combination of data from these two papers, RAID users can calculate
the value of the extra reliability and make the most economical
The second paper, Failure Trends
in a Large Disk Drive Population, by Eduardo Pinheiro,
Wolf-Dietrich Weber and Luiz Andrè Barroso, reports on disk
failure rates at Google. They used a Google tool for recording system
health parameters and many other staples of Google software
(Mapreduce, Bigtable, etc.) to collect and analyze the data. They
focused on SMART statistics - the built-in disk drive monitoring in
many modern disk drives, which records statistics about scan errors
and blocks relocated.
The first result agrees with the first paper: The annualized failure
rate was much higher than estimated, between 1.7% and 8.6%. They next
looked for correlation between failure rate and drive utilization (as
estimated by the amount of data read or written to the drive). They
find a much weaker correlation between higher utilization and failure
rate than expected, with low utilization disks often having higher
failure rates than medium utilization disks, and, in the case of the
3-year-old vintage of disks, higher than the high utilization group.
Now for the most surprising result. In Google's population of cheap
ATA disks, high temperature was negatively correlated
with failure! In the authors' words:
In fact, there is a clear trend showing that lower temperatures are
associated with higher failure rates. Only at very high temperatures
is there a slight reversal of this trend.
This correlation held true over a temperature range of 17-55 C. Only
in the 3-year-old disk population was there correlation between high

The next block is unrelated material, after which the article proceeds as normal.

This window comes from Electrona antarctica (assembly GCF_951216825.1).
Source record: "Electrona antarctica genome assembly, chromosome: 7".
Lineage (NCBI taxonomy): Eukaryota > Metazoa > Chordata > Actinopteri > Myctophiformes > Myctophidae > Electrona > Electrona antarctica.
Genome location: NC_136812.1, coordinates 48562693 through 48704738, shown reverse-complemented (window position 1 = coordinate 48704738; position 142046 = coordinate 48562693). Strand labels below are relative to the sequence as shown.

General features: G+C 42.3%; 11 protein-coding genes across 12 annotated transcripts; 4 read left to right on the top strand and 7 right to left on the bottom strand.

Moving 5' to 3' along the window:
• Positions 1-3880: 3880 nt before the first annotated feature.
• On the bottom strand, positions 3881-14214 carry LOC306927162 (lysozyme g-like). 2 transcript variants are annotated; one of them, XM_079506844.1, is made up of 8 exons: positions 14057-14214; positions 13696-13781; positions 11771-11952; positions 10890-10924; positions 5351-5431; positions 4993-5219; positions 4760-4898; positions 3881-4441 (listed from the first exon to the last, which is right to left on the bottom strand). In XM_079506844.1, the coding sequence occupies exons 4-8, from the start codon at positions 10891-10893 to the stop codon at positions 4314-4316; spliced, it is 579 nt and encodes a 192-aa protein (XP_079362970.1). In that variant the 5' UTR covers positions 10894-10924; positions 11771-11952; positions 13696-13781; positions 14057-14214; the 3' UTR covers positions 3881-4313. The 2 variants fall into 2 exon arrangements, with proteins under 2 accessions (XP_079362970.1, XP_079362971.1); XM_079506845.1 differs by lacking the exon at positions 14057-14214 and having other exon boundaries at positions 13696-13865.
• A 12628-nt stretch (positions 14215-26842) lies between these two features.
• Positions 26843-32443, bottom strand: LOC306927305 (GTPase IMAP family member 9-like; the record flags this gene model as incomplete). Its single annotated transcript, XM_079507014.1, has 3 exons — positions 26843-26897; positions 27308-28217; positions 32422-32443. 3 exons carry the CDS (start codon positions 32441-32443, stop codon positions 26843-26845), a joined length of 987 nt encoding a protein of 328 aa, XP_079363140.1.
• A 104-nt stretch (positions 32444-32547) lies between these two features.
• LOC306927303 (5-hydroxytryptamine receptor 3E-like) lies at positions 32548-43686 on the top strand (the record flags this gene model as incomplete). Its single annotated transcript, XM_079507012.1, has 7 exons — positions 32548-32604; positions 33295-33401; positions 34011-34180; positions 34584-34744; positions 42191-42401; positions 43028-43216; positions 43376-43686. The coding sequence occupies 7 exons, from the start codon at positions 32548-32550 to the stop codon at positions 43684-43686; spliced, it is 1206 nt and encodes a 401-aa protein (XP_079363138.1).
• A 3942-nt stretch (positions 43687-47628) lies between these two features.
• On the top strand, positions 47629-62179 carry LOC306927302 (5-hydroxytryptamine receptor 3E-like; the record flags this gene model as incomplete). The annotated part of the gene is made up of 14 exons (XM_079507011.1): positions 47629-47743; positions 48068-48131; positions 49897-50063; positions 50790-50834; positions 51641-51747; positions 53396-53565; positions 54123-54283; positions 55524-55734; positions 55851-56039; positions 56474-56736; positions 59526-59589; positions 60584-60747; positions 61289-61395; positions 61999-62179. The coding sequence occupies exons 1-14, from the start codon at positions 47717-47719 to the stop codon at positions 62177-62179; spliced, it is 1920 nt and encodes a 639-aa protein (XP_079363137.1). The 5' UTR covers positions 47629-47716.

temperatures and failure rates. My completely unsupported and
untested hypothesis is that drive manufacturers stress test their
drives in high temperature environments to simulate longer wear.
Perhaps they have unwittingly designed drives that work better in
their high-temperature test environment at the expense of a more
typical low-temperature field environment.
Finally, they looked at the SMART data gathered from the drives.
Overall, any kind of SMART error correlated strongly with disk
failure. A scan error occurs when the disk checks data in the
background, reading the entire disk. Within 8 months of the first
scan error, about 30% of drives would fail completely. A reallocation
error occurs when a block can't be written, and the block is
reassigned to another location on disk. A reallocation error resulted
in about 15% of affected drives failing with 8 months. On the other
hand, 36% of the drives that failed had no warning whatsoever, either
from SMART errors or from exceptionally high temperatures.
For Google's purposes, the predictive power of SMART is of limited
utility. Replacing every disk that had a SMART error would end
up replacing good disks that will run for years to come about 70% of the
time. For Google, this isn't cost-effective, since all their data is
replicated several times. But for an individual user for whom losing
their disk is a disaster, replacing the disk at the first sign of a
SMART error makes eminent sense. I have personally had two laptop
drives start spitting SMART errors in time to get my data off the disk
before it died completely.
Overall, these are two exciting papers with long-awaited real-world
failure data on large disk populations. We should expect to see more
publications analyzing these data sets in the years to come.
Valerie Henson is a Linux file systems consultant specializing in file
system check and repair.